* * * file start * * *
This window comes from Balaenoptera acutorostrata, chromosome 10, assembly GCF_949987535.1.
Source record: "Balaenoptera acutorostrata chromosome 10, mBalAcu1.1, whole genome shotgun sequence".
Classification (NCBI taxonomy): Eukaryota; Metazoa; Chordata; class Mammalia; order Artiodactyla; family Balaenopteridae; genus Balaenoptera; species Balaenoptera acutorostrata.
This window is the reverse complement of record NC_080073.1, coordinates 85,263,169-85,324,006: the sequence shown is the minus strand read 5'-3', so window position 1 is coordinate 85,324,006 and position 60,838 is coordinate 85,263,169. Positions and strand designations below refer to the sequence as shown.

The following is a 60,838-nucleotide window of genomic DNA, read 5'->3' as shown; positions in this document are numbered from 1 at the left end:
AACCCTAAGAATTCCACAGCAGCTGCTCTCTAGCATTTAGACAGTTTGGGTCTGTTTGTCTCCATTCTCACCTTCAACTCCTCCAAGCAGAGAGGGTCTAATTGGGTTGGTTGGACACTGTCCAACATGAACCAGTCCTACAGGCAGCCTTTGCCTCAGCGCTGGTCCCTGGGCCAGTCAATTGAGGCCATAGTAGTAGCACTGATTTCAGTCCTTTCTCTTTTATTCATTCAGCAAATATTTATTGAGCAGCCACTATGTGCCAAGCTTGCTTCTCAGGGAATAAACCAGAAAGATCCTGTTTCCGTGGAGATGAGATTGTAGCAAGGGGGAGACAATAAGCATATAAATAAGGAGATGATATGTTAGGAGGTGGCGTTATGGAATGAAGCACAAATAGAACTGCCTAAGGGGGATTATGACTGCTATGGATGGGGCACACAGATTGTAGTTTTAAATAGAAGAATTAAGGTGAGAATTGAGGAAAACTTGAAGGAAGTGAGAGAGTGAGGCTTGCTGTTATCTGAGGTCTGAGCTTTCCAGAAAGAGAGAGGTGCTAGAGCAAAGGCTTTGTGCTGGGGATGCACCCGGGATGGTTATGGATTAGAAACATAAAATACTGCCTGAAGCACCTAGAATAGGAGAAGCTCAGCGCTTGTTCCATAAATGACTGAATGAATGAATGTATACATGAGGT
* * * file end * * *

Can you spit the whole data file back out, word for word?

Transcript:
This window comes from Balaenoptera acutorostrata, chromosome 10, assembly GCF_949987535.1.
Source record: "Balaenoptera acutorostrata chromosome 10, mBalAcu1.1, whole genome shotgun sequence".
Classification (NCBI taxonomy): Eukaryota; Metazoa; Chordata; class Mammalia; order Artiodactyla; family Balaenopteridae; genus Balaenoptera; species Balaenoptera acutorostrata.
This window is the reverse complement of record NC_080073.1, coordinates 85,263,169-85,324,006: the sequence shown is the minus strand read 5'-3', so window position 1 is coordinate 85,324,006 and position 60,838 is coordinate 85,263,169. Positions and strand designations below refer to the sequence as shown.

The following is a 60,838-nucleotide window of genomic DNA, read 5'->3' as shown; positions in this document are numbered from 1 at the left end:
AACCCTAAGAATTCCACAGCAGCTGCTCTCTAGCATTTAGACAGTTTGGGTCTGTTTGTCTCCATTCTCACCTTCAACTCCTCCAAGCAGAGAGGGTCTAATTGGGTTGGTTGGACACTGTCCAACATGAACCAGTCCTACAGGCAGCCTTTGCCTCAGCGCTGGTCCCTGGGCCAGTCAATTGAGGCCATAGTAGTAGCACTGATTTCAGTCCTTTCTCTTTTATTCATTCAGCAAATATTTATTGAGCAGCCACTATGTGCCAAGCTTGCTTCTCAGGGAATAAACCAGAAAGATCCTGTTTCCGTGGAGATGAGATTGTAGCAAGGGGGAGACAATAAGCATATAAATAAGGAGATGATATGTTAGGAGGTGGCGTTATGGAATGAAGCACAAATAGAACTGCCTAAGGGGGATTATGACTGCTATGGATGGGGCACACAGATTGTAGTTTTAAATAGAAGAATTAAGGTGAGAATTGAGGAAAACTTGAAGGAAGTGAGAGAGTGAGGCTTGCTGTTATCTGAGGTCTGAGCTTTCCAGAAAGAGAGAGGTGCTAGAGCAAAGGCTTTGTGCTGGGGATGCACCCGGGATGGTTATGGATTAGAAACATAAAATACTGCCTGAAGCACCTAGAATAGGAGAAGCTCAGCGCTTGTTCCATAAATGACTGAATGAATGAATGTATACATGAGGT